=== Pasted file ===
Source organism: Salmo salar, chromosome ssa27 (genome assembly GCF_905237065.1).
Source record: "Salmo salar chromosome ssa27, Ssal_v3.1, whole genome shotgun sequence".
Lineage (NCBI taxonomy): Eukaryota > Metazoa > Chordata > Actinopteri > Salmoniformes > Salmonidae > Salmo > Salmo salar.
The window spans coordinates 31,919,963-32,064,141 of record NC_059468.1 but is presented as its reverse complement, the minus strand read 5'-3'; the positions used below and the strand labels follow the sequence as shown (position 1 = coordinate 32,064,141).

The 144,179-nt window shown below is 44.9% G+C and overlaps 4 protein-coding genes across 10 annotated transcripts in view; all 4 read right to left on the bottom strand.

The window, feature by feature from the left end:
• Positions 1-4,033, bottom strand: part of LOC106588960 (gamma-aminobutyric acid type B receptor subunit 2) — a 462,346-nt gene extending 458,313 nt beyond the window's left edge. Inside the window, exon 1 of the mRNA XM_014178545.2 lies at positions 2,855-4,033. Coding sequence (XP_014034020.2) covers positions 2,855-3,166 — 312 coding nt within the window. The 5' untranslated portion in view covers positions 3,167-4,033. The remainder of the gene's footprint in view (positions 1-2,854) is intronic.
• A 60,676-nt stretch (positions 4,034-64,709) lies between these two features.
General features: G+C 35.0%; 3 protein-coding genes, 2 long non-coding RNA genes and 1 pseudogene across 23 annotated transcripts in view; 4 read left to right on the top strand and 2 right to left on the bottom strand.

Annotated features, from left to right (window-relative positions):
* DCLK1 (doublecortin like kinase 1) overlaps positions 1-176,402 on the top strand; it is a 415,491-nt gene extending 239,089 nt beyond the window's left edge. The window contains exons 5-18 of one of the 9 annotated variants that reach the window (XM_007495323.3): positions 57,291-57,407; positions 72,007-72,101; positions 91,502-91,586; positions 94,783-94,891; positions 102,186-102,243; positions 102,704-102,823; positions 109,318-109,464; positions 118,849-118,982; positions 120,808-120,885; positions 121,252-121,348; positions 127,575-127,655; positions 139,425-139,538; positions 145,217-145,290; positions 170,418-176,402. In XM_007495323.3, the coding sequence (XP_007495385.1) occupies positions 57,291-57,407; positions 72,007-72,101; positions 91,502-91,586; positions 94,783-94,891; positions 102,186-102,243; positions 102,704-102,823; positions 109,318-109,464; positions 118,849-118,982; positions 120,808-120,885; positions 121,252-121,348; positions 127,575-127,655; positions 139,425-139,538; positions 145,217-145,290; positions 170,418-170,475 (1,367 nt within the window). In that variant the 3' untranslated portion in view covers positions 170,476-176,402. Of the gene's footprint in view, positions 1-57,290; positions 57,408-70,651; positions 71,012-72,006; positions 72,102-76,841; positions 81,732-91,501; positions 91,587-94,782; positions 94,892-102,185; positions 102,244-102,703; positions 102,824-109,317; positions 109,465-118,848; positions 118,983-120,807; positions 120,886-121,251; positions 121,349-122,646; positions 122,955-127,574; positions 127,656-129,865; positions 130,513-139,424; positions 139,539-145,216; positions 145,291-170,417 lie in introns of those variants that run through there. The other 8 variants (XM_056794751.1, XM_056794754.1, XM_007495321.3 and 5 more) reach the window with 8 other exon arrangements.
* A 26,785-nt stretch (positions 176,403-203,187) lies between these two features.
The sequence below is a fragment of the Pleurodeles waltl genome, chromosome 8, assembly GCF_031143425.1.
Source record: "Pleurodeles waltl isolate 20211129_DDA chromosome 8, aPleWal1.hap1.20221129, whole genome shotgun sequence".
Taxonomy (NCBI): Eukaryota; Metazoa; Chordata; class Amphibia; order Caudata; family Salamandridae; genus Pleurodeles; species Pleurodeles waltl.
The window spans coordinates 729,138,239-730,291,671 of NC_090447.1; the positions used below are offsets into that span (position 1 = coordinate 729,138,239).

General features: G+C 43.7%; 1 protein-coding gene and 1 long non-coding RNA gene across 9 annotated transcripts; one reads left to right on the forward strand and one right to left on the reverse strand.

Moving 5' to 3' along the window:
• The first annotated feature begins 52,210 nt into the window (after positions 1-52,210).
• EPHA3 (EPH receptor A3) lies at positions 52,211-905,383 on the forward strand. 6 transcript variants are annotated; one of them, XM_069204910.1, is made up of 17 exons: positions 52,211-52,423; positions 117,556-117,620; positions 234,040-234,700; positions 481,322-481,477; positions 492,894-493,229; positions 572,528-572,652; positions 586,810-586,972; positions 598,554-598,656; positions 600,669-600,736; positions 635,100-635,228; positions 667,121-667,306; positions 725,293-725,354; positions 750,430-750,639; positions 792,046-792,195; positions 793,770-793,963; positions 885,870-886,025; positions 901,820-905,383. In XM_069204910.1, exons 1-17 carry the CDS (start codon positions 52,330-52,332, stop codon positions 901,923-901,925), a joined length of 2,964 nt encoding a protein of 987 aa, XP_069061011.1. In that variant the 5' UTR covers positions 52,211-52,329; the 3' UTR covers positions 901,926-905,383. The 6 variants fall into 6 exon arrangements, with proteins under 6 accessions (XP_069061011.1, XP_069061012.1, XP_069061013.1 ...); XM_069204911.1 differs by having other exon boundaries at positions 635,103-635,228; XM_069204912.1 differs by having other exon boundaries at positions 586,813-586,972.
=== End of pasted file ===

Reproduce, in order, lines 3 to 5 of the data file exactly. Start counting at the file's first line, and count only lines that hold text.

Lineage (NCBI taxonomy): Eukaryota > Metazoa > Chordata > Actinopteri > Salmoniformes > Salmonidae > Salmo > Salmo salar.
The window spans coordinates 31,919,963-32,064,141 of record NC_059468.1 but is presented as its reverse complement, the minus strand read 5'-3'; the positions used below and the strand labels follow the sequence as shown (position 1 = coordinate 32,064,141).

The 144,179-nt window shown below is 44.9% G+C and overlaps 4 protein-coding genes across 10 annotated transcripts in view; all 4 read right to left on the bottom strand.